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Your best birth: Don’t leave for the hospital without these 9 must-haves

Whether you’re having a hypnobirth or a planned epidural, here’s what you should bring to the hospital.  

Your best birth: Don’t leave for the hospital without these 9 must-haves

Here at Motherly, we are all for anything that will make our mamas more comfortable, especially during labor + delivery.


From hypnobirth to a planned epidural, or an emergency C-section to vaginal delivery, we realize there’s nothing that’s magically going to take away your pain—but we’re confident that our picks below will help you cope and contribute to a positive birth experience.

Tested and loved by our own mamas in labor, pack these in your hospital bag for birth + beyond.

1. Birth ball

A birth ball has so many uses, both during your pregnancy and on the actual day of your birth. It’s perfect for a gentle pregnancy workout, practicing various labor positions, and helping you work through your contractions on delivery day.

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During labor, you can sit and rock from side to side on your ball, or kneel on it with your chest draped on top. Make sure to practice with your ball during your pregnancy- it will help your hips and back now, and will make the movements come more naturally in labor.

Black Mountain Stability Ball (with pump)
$14.31, Amazon

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2. To help you feel beautiful

Hospital gowns leave a little to be desired in the, ahem, style department. You may not be feeling your best post-birth, but at least you’ll look amazing in this gorgeous robe.

Made of super soft featherweight cotton and available in tons of to-die-for patterns, these robes will help any new mama look and feel her best. We’ve found these robes tend to run small, so we recommend sizing up.

Knee Length Kimono Robe
Plum Pretty Sugar, $60.00

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3. So you don’t have to touch the hospital floor (ick!)

No one—we repeat, no one—wants to walk around barefoot on a hospital floor. These flip-flops may not be the most glamorous, but they’re a favorite among Motherly mamas for their affordability, comfort and assortment of adorable colors and patterns.

They’re perfect for getting around your room and for your first (glorious!) postpartum shower. And at under $3 a pair, you won’t feel bad if you’d like to throw them out after your hospital stay is over.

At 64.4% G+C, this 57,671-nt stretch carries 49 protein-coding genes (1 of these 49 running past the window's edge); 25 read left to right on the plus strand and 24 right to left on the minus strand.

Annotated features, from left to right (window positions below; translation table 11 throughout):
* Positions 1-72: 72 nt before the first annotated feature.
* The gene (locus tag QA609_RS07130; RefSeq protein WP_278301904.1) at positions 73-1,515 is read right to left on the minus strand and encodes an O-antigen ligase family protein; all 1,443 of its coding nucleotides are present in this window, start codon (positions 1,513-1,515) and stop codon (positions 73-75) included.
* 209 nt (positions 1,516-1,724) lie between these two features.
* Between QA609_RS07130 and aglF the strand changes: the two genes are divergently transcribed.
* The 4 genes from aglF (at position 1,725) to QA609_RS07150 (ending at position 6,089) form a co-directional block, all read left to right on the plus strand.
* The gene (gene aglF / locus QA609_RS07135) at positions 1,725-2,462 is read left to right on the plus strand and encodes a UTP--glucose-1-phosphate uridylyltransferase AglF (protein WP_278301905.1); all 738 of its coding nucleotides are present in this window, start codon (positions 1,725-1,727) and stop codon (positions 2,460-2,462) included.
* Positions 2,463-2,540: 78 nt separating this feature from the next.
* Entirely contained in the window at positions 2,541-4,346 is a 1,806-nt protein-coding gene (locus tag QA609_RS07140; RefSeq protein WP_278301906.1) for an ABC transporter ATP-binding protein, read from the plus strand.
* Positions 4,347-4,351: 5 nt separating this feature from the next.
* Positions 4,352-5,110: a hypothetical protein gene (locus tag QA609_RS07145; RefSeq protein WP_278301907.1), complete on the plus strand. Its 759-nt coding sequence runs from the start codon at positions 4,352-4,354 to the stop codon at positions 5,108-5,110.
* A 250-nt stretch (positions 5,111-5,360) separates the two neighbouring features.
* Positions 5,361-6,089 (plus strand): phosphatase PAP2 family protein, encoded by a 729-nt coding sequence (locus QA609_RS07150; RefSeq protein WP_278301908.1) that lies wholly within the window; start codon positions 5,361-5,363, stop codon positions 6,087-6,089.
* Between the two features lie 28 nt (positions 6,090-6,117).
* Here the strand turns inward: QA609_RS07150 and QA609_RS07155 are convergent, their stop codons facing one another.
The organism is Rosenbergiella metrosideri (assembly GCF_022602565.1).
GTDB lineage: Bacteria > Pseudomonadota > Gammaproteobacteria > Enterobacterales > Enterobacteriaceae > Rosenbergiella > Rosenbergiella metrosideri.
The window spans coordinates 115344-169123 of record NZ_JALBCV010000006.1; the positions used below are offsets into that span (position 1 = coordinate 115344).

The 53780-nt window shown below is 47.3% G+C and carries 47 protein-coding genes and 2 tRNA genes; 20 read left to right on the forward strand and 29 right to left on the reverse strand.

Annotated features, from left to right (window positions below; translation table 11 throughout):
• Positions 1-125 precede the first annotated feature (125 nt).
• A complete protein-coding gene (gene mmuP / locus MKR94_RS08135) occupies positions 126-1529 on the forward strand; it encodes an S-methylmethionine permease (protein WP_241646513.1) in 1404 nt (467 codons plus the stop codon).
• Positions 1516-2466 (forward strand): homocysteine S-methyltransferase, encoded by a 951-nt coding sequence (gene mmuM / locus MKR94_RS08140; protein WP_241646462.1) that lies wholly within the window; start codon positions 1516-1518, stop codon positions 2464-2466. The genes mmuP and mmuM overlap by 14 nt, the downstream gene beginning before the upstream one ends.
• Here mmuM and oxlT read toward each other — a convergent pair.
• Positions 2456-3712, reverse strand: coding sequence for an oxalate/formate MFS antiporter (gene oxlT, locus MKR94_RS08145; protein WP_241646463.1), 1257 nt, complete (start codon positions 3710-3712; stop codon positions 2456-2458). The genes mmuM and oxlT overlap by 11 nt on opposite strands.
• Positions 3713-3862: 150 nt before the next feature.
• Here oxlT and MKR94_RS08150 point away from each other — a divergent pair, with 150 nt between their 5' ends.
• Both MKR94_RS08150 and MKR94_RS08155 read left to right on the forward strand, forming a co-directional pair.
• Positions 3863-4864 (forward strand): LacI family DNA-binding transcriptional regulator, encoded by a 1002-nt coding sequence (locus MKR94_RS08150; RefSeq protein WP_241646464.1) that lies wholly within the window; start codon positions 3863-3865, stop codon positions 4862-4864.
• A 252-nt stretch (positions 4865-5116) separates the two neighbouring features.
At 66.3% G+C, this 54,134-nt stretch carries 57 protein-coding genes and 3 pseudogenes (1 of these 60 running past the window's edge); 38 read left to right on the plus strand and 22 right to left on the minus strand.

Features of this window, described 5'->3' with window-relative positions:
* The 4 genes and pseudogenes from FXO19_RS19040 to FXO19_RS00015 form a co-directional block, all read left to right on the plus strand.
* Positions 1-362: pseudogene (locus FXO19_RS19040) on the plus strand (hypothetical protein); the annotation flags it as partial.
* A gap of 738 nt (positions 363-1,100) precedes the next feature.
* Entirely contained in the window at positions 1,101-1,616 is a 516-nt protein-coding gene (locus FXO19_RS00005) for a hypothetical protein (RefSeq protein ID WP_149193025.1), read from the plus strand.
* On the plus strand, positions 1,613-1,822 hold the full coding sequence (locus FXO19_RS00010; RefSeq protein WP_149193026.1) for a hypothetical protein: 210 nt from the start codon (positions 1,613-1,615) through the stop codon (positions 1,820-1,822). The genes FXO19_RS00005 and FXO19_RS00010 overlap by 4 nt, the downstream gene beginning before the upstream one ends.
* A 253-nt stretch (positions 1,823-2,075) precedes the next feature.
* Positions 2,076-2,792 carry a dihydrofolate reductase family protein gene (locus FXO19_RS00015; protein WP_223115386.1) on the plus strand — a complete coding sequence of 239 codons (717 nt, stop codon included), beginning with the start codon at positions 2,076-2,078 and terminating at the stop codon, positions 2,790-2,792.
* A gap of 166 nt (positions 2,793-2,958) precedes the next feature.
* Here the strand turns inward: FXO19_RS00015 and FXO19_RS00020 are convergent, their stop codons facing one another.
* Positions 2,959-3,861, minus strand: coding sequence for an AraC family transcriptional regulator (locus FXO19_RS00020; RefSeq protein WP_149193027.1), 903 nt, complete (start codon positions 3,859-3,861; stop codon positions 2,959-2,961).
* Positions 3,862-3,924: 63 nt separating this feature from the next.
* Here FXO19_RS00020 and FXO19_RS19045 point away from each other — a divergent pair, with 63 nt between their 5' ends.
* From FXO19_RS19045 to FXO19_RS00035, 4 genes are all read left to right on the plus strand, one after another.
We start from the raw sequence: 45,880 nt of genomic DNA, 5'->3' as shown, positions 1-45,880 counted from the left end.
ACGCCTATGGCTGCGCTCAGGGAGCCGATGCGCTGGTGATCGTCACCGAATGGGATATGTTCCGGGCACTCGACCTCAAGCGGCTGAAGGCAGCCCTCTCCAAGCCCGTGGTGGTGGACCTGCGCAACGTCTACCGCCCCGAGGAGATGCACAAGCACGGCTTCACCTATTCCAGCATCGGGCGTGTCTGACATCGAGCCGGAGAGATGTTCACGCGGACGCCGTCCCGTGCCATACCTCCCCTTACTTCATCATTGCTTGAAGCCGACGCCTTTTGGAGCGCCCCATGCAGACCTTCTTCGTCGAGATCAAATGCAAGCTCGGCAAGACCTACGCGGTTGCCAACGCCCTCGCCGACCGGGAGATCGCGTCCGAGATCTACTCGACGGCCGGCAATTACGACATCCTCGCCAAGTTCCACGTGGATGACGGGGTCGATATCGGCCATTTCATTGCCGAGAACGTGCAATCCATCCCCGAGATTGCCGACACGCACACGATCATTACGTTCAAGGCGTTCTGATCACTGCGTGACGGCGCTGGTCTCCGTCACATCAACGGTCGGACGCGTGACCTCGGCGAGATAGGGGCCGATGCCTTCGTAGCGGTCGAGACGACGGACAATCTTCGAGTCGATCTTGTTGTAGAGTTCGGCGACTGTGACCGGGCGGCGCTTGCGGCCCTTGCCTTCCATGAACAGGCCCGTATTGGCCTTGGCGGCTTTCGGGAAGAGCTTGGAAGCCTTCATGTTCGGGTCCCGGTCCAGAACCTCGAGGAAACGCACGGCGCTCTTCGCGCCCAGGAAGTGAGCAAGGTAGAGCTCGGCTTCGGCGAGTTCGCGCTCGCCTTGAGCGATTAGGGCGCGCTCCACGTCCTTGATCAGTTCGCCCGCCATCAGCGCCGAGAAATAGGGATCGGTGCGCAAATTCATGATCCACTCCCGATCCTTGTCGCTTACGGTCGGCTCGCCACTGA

Classic Flip-Flops
Old Navy, $2.50

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4 + 5. For the girls

If you decide that nursing is right for you and your little one, you’re going to be spending a lot of time with your nursing bra. Keeping that in mind, we’ve chosen two bras that are not only super functional, but aren’t too rough on the eyes, either.

The Bamboobies Yoga Nursing Bra is made with super soft, eco-friendly bamboo rayon fabric, which means it’s breathable and moisture-wicking. It’s got enough support for a walk in the park, but is comfy enough for a marathon nursing session on the couch.

It features nursing clasps and drop down cups for easy-access breastfeeding, and has a seamless design that will stretch to fit your changing postpartum body. It also comes with bra extenders for the back so you can use it as your body changes throughout pregnancy and nursing.

Yoga Nursing Brahhh
$29.99, Bamboobies

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For a little more support—but still lots of style—Cake Lingerie’s Cotton Candy Seamless Sleep & Yoga Nursing Bra is a double layered sleep and yoga bra that helps your girls feel supported without feeling restricted.

It has a T-back design that ensures a snug fit and comes in a ton of cute colors so you won’t mind if your straps peek out. It also features adjustable hooks and eyes so you can buy it before you have your baby and not need to worry about getting a fitting right after you give birth.

Cake Lingerie Cotton Candy Seamless Nursing Bra
$53.00, Nordstrom

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6. A nursing wardrobe must-have

Consider yourself warned: you’re going to want one of these in every color! This tank is a nursing mom staple: the organic cotton fabric is silky, stretchy, and fast-drying, they provide great support—and they’re cute enough to wear during and after pregnancy. (So. Many. Great. Colors!)

We also like that instead of pulling the straps down to nurse, these tanks feature a panel that you simply lift up.

Boob Maternity Organic Cotton Tank
$10.52, Amazon

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7. Delivery day essentials

There’s so much new mama goodness packed into this innovative kit! You’ll have your hospital stay covered with products from some of the top brands in the maternity and beauty industry including disposable nursing pads, alcohol-free hand sanitizer, shea butter cream, a lactation bar, and even hair ties and a mini cell phone charger! And best of all it comes bundled in a chic, reusable canvas and leather pouch.

Belly Bandit Ultimate Labor and Delivery Kit
$69.95, Amazon

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8. To capture that once-in-a-lifetime pic